Global Policy Forum

How to Build a Better Trade Pact with Central America


By Sandra Polaski*

Carnegie Endowment for International Peace
July, 2003


The United States is negotiating with five Central American countries to create a new free trade zone-the U.S.-Central American Free Trade Agreement (CAFTA) [1]. This marks the first time the United States has attempted such an economic feat with countries ranked among the poorest in the world. By comparison, when the United States negotiated to create the North American Free Trade Agreement (NAFTA), Mexico's gross national income per capita was $4,230 [2]. However, today in Nicaragua, annual income per capita stands at about $400, one tenth that level. In Honduras, it is about $900 per year [3], and El Salvador and Guatemala have only slightly higher per capita incomes. In all four countries, most people live in poverty, with the proportion ranging from 50 percent in El Salvador to 80 percent in Honduras [4]. Annual income is not the only measure that differentiates the pact being negotiated from anything attempted before. Mexico, before NAFTA, had a developed industrial structure, producing steel and automobiles as well as labor-intensive products such as televisions and clothing, while less than a quarter of the population was engaged in agriculture. That level of economic diversification and worker skills is a distant dream for Central America today. Almost half the population there now works in subsistence agriculture. The only significant export industries in four of the five countries-Costa Rica being the exception-are agriculture and apparel. Of course, economic integration is intended to speed development in the region. However, the starting point is a sobering reminder that the Central American countries have extremely limited capacity to adjust to the dislocations that always follow economic opening. This will be particularly true for countries opening to an economic powerhouse like the United States.

As a result, the proposed free trade zone with Central America will require an economic bargain that takes into account the poverty and fragility of those economies. A poorly constructed CAFTA-for example, one that allows U.S. corn and beans to flood those countries and wipe out subsistence farmers-will be a development disaster for Central America. On the other hand, a well-constructed CAFTA must take a gradual, developmental approach that allows the countries of the region to adjust at a pace that is bearable for their populations. It must help them build the economic, governmental, and human resources necessary to succeed in a modern open economy.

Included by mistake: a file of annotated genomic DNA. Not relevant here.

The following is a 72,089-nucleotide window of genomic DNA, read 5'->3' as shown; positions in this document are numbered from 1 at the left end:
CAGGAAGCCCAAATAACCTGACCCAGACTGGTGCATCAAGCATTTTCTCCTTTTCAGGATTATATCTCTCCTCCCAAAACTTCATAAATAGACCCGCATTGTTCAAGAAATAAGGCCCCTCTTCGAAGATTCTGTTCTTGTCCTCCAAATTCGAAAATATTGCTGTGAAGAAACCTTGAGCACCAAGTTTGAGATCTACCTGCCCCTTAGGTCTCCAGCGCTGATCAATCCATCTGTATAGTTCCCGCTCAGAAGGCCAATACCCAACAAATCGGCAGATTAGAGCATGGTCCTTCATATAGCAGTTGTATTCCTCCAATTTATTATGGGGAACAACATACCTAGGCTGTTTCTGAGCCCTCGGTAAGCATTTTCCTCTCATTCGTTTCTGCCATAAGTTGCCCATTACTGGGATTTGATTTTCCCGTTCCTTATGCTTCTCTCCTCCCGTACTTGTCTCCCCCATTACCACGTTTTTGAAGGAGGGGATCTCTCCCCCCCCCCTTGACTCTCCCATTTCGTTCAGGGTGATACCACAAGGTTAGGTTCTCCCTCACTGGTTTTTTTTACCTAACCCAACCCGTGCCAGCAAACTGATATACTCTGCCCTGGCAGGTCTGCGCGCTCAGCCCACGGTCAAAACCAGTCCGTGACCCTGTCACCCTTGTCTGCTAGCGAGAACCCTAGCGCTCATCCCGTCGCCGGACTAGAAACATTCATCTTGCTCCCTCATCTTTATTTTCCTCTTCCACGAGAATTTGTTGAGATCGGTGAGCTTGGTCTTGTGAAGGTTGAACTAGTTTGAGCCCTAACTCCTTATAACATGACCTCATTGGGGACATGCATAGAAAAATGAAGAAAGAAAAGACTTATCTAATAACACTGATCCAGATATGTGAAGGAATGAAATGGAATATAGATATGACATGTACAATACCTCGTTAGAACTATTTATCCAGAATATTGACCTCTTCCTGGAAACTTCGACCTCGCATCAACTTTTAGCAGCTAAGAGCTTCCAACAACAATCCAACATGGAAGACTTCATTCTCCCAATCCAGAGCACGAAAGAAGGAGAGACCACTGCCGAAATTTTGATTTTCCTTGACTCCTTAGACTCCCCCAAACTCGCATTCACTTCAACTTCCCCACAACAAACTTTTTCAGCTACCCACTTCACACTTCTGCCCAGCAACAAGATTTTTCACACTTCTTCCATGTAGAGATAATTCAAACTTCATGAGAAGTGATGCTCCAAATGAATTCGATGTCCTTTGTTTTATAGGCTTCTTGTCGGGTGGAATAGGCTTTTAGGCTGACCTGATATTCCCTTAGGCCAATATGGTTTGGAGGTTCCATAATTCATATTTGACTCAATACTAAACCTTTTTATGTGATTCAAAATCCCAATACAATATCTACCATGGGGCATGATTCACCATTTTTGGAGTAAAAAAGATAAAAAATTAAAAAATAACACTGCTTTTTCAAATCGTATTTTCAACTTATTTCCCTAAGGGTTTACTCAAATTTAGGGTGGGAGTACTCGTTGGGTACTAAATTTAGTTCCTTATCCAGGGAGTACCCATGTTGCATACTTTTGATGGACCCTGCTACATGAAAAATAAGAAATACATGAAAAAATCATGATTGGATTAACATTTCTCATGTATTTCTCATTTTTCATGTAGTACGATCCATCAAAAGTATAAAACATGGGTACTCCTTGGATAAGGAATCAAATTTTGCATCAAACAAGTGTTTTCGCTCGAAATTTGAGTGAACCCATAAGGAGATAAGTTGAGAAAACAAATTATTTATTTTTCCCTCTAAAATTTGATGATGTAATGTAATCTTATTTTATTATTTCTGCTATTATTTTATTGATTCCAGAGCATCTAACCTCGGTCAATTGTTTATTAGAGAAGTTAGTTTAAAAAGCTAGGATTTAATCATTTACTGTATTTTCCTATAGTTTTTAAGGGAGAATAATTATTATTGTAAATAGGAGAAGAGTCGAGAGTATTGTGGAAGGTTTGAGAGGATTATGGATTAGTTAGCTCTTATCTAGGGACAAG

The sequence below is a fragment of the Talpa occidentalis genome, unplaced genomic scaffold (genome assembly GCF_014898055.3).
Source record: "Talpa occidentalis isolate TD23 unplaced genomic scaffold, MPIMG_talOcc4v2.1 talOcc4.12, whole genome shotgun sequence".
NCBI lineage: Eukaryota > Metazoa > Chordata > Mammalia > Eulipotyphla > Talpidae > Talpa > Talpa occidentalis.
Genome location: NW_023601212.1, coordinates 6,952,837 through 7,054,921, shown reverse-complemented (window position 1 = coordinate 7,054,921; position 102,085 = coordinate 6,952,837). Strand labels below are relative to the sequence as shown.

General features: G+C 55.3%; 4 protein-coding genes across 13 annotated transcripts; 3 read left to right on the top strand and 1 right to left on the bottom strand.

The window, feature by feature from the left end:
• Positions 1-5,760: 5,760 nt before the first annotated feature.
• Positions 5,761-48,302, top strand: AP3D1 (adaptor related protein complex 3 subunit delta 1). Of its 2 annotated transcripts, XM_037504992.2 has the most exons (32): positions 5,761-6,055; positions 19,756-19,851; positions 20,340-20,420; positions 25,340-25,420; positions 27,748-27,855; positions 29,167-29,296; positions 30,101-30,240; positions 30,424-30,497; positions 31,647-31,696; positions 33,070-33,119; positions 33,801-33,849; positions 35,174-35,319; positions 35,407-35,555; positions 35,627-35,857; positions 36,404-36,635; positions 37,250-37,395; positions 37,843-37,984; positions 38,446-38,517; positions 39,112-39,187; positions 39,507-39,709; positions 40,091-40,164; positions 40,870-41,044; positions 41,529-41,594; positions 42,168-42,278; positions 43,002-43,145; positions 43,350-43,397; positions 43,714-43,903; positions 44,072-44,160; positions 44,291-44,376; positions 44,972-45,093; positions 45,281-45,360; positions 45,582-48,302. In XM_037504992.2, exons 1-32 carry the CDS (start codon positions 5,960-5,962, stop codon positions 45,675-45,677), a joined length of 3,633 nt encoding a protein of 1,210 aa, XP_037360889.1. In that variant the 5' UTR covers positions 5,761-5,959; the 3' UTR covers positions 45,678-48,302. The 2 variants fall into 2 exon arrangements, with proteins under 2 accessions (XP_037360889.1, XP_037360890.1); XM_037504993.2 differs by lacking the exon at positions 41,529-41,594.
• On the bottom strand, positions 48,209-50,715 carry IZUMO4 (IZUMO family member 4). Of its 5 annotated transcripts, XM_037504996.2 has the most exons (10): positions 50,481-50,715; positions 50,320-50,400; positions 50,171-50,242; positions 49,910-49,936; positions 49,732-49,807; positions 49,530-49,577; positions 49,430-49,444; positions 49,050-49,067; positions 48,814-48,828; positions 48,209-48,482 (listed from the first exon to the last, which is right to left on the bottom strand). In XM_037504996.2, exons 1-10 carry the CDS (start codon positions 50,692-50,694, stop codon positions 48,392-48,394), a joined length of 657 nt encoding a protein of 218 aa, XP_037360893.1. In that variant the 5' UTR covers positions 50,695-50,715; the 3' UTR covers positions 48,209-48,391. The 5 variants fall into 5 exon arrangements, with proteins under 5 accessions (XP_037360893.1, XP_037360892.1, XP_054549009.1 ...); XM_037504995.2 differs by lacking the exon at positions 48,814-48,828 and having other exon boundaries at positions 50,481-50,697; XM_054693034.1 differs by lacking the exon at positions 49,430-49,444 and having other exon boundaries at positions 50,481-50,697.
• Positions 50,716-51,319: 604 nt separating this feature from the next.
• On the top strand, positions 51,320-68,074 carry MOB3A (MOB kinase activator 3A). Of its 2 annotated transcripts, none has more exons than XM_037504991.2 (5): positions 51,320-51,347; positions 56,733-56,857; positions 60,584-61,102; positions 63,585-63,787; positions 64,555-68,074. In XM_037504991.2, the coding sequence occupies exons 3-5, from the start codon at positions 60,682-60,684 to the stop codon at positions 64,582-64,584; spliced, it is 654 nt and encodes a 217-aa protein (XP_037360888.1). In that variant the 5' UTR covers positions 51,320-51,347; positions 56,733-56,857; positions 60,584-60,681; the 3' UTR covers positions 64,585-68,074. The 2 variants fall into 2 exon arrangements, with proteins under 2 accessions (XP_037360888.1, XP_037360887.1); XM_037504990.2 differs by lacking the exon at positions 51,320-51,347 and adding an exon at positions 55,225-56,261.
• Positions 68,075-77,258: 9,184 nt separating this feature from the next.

Unfortunately, the current proposals that the United States has tabled in those negotiations, instead, appear to reflect a latter-day mercantilism aimed at maximizing the profits of U.S. investors, firms, and agricultural interests-or, at least, politically well-connected U.S. interest groups. For example, the United States is currently proposing that its corn, beans, and beef be allowed into Central America duty-free immediately, while delaying the import of Central American sugar into the United States until the distant future. On other fronts, such as the laws and regulations that will prevail in the integrated economic space of the free trade area, the United States, so far, has taken a cookie-cutter approach, insisting that terms negotiated with the much more developed countries of Singapore and Chile also be applied to Central America, even though the circumstances are vastly different. At present, the United States is on a course that will produce a deeply flawed trade agreement that may spell economic catastrophe for much of Central America.

Why should the United States care about what happens to poor Central Americans? Because the United States has enormous interests in the world that go beyond the profits of particular firms. Economic and political instability around the world have a deep, and sometimes dramatic, impact on U.S. security and on immigration flows to the United States. This is especially true with a near neighbor like Central America. Further, poor farmers who lose their legitimate incomes may turn to the drug trade that already menaces the region. The United States also claims to a be a world leader in fighting poverty and helping poor countries climb out of underdevelopment through economic engagement with its own giant economy. The CAFTA talks present an opportunity for the United States to show that it knows how to do that-and is willing to do so. On the other hand, a CAFTA that lopsidedly extends most advantages to U.S. firms at the expense of struggling campesinos and young women working at poverty wages in export assembly plants will produce a development setback for the world to see. It could also produce increased immigration to the United States and provide fertile ground for the encroachment of the drug trade.


To make this trade agreement a success, the United States will have to do things it has not done before in free trade negotiations. The United States must break new ground in four key areas if it wants to contribute to genuine development gains for Central Americans and avoid harsh economic and political shocks to the region:

  • the terms of agricultural trade liberalization;
  • the need for adjustment assistance to help those who will lose from the trade pact adapt to new economic circumstances;